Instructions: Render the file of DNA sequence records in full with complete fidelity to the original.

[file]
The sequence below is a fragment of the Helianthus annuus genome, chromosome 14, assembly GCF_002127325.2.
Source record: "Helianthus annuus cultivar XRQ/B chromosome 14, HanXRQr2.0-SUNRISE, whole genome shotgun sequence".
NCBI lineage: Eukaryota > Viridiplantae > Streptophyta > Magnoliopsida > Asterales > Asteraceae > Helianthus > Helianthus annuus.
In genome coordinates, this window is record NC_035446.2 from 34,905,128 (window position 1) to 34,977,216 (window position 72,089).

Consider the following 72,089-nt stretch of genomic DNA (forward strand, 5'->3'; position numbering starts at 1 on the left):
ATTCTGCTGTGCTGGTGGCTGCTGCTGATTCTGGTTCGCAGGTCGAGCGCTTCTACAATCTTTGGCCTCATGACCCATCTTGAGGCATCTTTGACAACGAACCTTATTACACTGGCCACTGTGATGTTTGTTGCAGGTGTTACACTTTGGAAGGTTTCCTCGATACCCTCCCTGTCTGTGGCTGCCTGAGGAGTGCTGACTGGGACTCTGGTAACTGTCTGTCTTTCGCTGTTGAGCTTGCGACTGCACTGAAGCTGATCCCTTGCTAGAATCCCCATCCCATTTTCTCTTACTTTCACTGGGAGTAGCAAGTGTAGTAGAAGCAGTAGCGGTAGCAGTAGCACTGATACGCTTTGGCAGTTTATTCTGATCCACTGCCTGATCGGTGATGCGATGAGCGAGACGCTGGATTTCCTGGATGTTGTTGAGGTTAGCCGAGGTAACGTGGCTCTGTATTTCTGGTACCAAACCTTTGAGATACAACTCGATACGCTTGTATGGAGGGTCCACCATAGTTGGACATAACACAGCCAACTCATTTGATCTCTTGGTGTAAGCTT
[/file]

The sequence below is a fragment of the Helianthus annuus genome, chromosome 14, assembly GCF_002127325.2.
Source record: "Helianthus annuus cultivar XRQ/B chromosome 14, HanXRQr2.0-SUNRISE, whole genome shotgun sequence".
NCBI lineage: Eukaryota > Viridiplantae > Streptophyta > Magnoliopsida > Asterales > Asteraceae > Helianthus > Helianthus annuus.
In genome coordinates, this window is record NC_035446.2 from 34,905,128 (window position 1) to 34,977,216 (window position 72,089).

Consider the following 72,089-nt stretch of genomic DNA (forward strand, 5'->3'; position numbering starts at 1 on the left):
ATTCTGCTGTGCTGGTGGCTGCTGCTGATTCTGGTTCGCAGGTCGAGCGCTTCTACAATCTTTGGCCTCATGACCCATCTTGAGGCATCTTTGACAACGAACCTTATTACACTGGCCACTGTGATGTTTGTTGCAGGTGTTACACTTTGGAAGGTTTCCTCGATACCCTCCCTGTCTGTGGCTGCCTGAGGAGTGCTGACTGGGACTCTGGTAACTGTCTGTCTTTCGCTGTTGAGCTTGCGACTGCACTGAAGCTGATCCCTTGCTAGAATCCCCATCCCATTTTCTCTTACTTTCACTGGGAGTAGCAAGTGTAGTAGAAGCAGTAGCGGTAGCAGTAGCACTGATACGCTTTGGCAGTTTATTCTGATCCACTGCCTGATCGGTGATGCGATGAGCGAGACGCTGGATTTCCTGGATGTTGTTGAGGTTAGCCGAGGTAACGTGGCTCTGTATTTCTGGTACCAAACCTTTGAGATACAACTCGATACGCTTGTATGGAGGGTCCACCATAGTTGGACATAACACAGCCAACTCATTTGATCTCTTGGTGTAAGCTT